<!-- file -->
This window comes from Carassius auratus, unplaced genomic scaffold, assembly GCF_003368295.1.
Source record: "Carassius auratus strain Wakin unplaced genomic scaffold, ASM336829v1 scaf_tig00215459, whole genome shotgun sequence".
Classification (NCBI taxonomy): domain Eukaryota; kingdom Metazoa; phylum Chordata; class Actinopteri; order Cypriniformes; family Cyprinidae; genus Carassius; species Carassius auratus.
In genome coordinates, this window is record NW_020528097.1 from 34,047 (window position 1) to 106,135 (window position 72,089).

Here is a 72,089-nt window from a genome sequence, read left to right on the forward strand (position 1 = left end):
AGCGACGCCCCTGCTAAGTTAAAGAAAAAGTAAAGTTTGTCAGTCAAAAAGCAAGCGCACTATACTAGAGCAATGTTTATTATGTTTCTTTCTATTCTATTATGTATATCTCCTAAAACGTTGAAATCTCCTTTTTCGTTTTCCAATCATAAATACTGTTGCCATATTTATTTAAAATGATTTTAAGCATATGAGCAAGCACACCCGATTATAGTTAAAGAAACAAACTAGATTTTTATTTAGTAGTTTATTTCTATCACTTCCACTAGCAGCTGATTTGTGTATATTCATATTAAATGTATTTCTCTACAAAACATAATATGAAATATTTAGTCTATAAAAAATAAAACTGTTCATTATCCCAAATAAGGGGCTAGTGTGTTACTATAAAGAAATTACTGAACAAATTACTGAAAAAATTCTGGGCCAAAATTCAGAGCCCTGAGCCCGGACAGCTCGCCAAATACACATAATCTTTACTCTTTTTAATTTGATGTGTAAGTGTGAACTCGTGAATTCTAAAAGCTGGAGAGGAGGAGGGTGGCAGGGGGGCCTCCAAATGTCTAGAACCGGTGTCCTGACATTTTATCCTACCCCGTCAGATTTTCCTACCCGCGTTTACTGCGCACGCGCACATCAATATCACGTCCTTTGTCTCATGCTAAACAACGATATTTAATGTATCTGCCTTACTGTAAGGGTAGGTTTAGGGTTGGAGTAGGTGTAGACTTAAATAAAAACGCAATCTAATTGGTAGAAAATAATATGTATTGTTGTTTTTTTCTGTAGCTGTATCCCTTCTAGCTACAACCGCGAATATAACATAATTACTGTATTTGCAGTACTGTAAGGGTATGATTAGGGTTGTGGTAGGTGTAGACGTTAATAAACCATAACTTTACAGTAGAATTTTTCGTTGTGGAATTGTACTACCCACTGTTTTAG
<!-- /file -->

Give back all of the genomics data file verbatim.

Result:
This window comes from Carassius auratus, unplaced genomic scaffold, assembly GCF_003368295.1.
Source record: "Carassius auratus strain Wakin unplaced genomic scaffold, ASM336829v1 scaf_tig00215459, whole genome shotgun sequence".
Classification (NCBI taxonomy): domain Eukaryota; kingdom Metazoa; phylum Chordata; class Actinopteri; order Cypriniformes; family Cyprinidae; genus Carassius; species Carassius auratus.
In genome coordinates, this window is record NW_020528097.1 from 34,047 (window position 1) to 106,135 (window position 72,089).

Here is a 72,089-nt window from a genome sequence, read left to right on the forward strand (position 1 = left end):
AGCGACGCCCCTGCTAAGTTAAAGAAAAAGTAAAGTTTGTCAGTCAAAAAGCAAGCGCACTATACTAGAGCAATGTTTATTATGTTTCTTTCTATTCTATTATGTATATCTCCTAAAACGTTGAAATCTCCTTTTTCGTTTTCCAATCATAAATACTGTTGCCATATTTATTTAAAATGATTTTAAGCATATGAGCAAGCACACCCGATTATAGTTAAAGAAACAAACTAGATTTTTATTTAGTAGTTTATTTCTATCACTTCCACTAGCAGCTGATTTGTGTATATTCATATTAAATGTATTTCTCTACAAAACATAATATGAAATATTTAGTCTATAAAAAATAAAACTGTTCATTATCCCAAATAAGGGGCTAGTGTGTTACTATAAAGAAATTACTGAACAAATTACTGAAAAAATTCTGGGCCAAAATTCAGAGCCCTGAGCCCGGACAGCTCGCCAAATACACATAATCTTTACTCTTTTTAATTTGATGTGTAAGTGTGAACTCGTGAATTCTAAAAGCTGGAGAGGAGGAGGGTGGCAGGGGGGCCTCCAAATGTCTAGAACCGGTGTCCTGACATTTTATCCTACCCCGTCAGATTTTCCTACCCGCGTTTACTGCGCACGCGCACATCAATATCACGTCCTTTGTCTCATGCTAAACAACGATATTTAATGTATCTGCCTTACTGTAAGGGTAGGTTTAGGGTTGGAGTAGGTGTAGACTTAAATAAAAACGCAATCTAATTGGTAGAAAATAATATGTATTGTTGTTTTTTTCTGTAGCTGTATCCCTTCTAGCTACAACCGCGAATATAACATAATTACTGTATTTGCAGTACTGTAAGGGTATGATTAGGGTTGTGGTAGGTGTAGACGTTAATAAACCATAACTTTACAGTAGAATTTTTCGTTGTGGAATTGTACTACCCACTGTTTTAG